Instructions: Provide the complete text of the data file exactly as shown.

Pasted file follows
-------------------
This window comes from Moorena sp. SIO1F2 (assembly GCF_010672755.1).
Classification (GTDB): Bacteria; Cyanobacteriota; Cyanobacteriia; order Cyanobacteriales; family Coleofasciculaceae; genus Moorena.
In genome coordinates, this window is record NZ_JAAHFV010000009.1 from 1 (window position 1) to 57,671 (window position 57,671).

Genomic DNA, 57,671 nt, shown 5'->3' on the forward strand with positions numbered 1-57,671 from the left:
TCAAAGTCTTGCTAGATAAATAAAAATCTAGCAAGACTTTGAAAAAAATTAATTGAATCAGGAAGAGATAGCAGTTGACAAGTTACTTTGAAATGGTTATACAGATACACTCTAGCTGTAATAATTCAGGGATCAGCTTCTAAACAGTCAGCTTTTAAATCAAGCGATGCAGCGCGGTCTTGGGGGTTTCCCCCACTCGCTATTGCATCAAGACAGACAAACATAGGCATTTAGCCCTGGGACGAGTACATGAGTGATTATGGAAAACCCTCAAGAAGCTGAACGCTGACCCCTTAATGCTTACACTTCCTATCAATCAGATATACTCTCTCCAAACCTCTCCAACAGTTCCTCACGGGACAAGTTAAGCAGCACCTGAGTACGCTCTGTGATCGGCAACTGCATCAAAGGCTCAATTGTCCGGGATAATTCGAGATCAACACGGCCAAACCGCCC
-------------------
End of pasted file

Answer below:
This window comes from Moorena sp. SIO1F2 (assembly GCF_010672755.1).
Classification (GTDB): Bacteria; Cyanobacteriota; Cyanobacteriia; order Cyanobacteriales; family Coleofasciculaceae; genus Moorena.
In genome coordinates, this window is record NZ_JAAHFV010000009.1 from 1 (window position 1) to 57,671 (window position 57,671).

Genomic DNA, 57,671 nt, shown 5'->3' on the forward strand with positions numbered 1-57,671 from the left:
TCAAAGTCTTGCTAGATAAATAAAAATCTAGCAAGACTTTGAAAAAAATTAATTGAATCAGGAAGAGATAGCAGTTGACAAGTTACTTTGAAATGGTTATACAGATACACTCTAGCTGTAATAATTCAGGGATCAGCTTCTAAACAGTCAGCTTTTAAATCAAGCGATGCAGCGCGGTCTTGGGGGTTTCCCCCACTCGCTATTGCATCAAGACAGACAAACATAGGCATTTAGCCCTGGGACGAGTACATGAGTGATTATGGAAAACCCTCAAGAAGCTGAACGCTGACCCCTTAATGCTTACACTTCCTATCAATCAGATATACTCTCTCCAAACCTCTCCAACAGTTCCTCACGGGACAAGTTAAGCAGCACCTGAGTACGCTCTGTGATCGGCAACTGCATCAAAGGCTCAATTGTCCGGGATAATTCGAGATCAACACGGCCAAACCGCCC